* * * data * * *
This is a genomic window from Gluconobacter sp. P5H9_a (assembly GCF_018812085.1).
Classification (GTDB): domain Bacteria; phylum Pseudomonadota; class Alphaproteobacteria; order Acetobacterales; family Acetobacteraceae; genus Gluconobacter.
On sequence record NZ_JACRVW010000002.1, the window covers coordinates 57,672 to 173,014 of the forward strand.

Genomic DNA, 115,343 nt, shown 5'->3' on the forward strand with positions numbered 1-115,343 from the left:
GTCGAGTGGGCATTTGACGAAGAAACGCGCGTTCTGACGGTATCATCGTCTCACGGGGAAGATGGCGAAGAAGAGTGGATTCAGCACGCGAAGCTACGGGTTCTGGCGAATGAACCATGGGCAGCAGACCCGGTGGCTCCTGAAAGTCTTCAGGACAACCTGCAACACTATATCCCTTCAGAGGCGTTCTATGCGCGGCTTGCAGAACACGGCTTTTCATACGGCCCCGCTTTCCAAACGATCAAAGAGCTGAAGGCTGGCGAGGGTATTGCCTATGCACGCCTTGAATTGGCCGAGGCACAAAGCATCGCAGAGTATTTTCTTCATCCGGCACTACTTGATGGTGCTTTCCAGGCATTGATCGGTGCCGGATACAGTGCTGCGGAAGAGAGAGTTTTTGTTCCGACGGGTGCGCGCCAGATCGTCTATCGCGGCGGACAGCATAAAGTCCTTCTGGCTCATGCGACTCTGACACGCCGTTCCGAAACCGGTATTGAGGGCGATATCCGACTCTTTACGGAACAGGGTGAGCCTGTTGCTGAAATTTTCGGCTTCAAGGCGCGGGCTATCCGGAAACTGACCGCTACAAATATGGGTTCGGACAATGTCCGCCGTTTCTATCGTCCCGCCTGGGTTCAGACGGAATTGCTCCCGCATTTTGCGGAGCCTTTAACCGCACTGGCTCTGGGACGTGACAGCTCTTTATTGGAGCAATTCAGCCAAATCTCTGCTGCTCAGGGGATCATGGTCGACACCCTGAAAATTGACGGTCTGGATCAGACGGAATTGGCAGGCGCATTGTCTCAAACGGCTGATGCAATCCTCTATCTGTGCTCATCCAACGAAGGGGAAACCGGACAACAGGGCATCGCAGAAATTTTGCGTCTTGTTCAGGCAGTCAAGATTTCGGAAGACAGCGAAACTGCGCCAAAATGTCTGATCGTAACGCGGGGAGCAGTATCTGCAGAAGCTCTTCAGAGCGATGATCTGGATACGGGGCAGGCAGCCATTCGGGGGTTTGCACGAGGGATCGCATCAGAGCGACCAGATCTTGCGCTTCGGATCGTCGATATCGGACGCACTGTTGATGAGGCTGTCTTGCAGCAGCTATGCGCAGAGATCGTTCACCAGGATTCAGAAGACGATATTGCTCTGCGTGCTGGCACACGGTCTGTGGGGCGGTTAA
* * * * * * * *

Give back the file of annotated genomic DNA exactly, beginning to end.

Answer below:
This is a genomic window from Gluconobacter sp. P5H9_a (assembly GCF_018812085.1).
Classification (GTDB): domain Bacteria; phylum Pseudomonadota; class Alphaproteobacteria; order Acetobacterales; family Acetobacteraceae; genus Gluconobacter.
On sequence record NZ_JACRVW010000002.1, the window covers coordinates 57,672 to 173,014 of the forward strand.

Genomic DNA, 115,343 nt, shown 5'->3' on the forward strand with positions numbered 1-115,343 from the left:
GTCGAGTGGGCATTTGACGAAGAAACGCGCGTTCTGACGGTATCATCGTCTCACGGGGAAGATGGCGAAGAAGAGTGGATTCAGCACGCGAAGCTACGGGTTCTGGCGAATGAACCATGGGCAGCAGACCCGGTGGCTCCTGAAAGTCTTCAGGACAACCTGCAACACTATATCCCTTCAGAGGCGTTCTATGCGCGGCTTGCAGAACACGGCTTTTCATACGGCCCCGCTTTCCAAACGATCAAAGAGCTGAAGGCTGGCGAGGGTATTGCCTATGCACGCCTTGAATTGGCCGAGGCACAAAGCATCGCAGAGTATTTTCTTCATCCGGCACTACTTGATGGTGCTTTCCAGGCATTGATCGGTGCCGGATACAGTGCTGCGGAAGAGAGAGTTTTTGTTCCGACGGGTGCGCGCCAGATCGTCTATCGCGGCGGACAGCATAAAGTCCTTCTGGCTCATGCGACTCTGACACGCCGTTCCGAAACCGGTATTGAGGGCGATATCCGACTCTTTACGGAACAGGGTGAGCCTGTTGCTGAAATTTTCGGCTTCAAGGCGCGGGCTATCCGGAAACTGACCGCTACAAATATGGGTTCGGACAATGTCCGCCGTTTCTATCGTCCCGCCTGGGTTCAGACGGAATTGCTCCCGCATTTTGCGGAGCCTTTAACCGCACTGGCTCTGGGACGTGACAGCTCTTTATTGGAGCAATTCAGCCAAATCTCTGCTGCTCAGGGGATCATGGTCGACACCCTGAAAATTGACGGTCTGGATCAGACGGAATTGGCAGGCGCATTGTCTCAAACGGCTGATGCAATCCTCTATCTGTGCTCATCCAACGAAGGGGAAACCGGACAACAGGGCATCGCAGAAATTTTGCGTCTTGTTCAGGCAGTCAAGATTTCGGAAGACAGCGAAACTGCGCCAAAATGTCTGATCGTAACGCGGGGAGCAGTATCTGCAGAAGCTCTTCAGAGCGATGATCTGGATACGGGGCAGGCAGCCATTCGGGGGTTTGCACGAGGGATCGCATCAGAGCGACCAGATCTTGCGCTTCGGATCGTCGATATCGGACGCACTGTTGATGAGGCTGTCTTGCAGCAGCTATGCGCAGAGATCGTTCACCAGGATTCAGAAGACGATATTGCTCTGCGTGCTGGCACACGGTCTGTGGGGCGGTTAA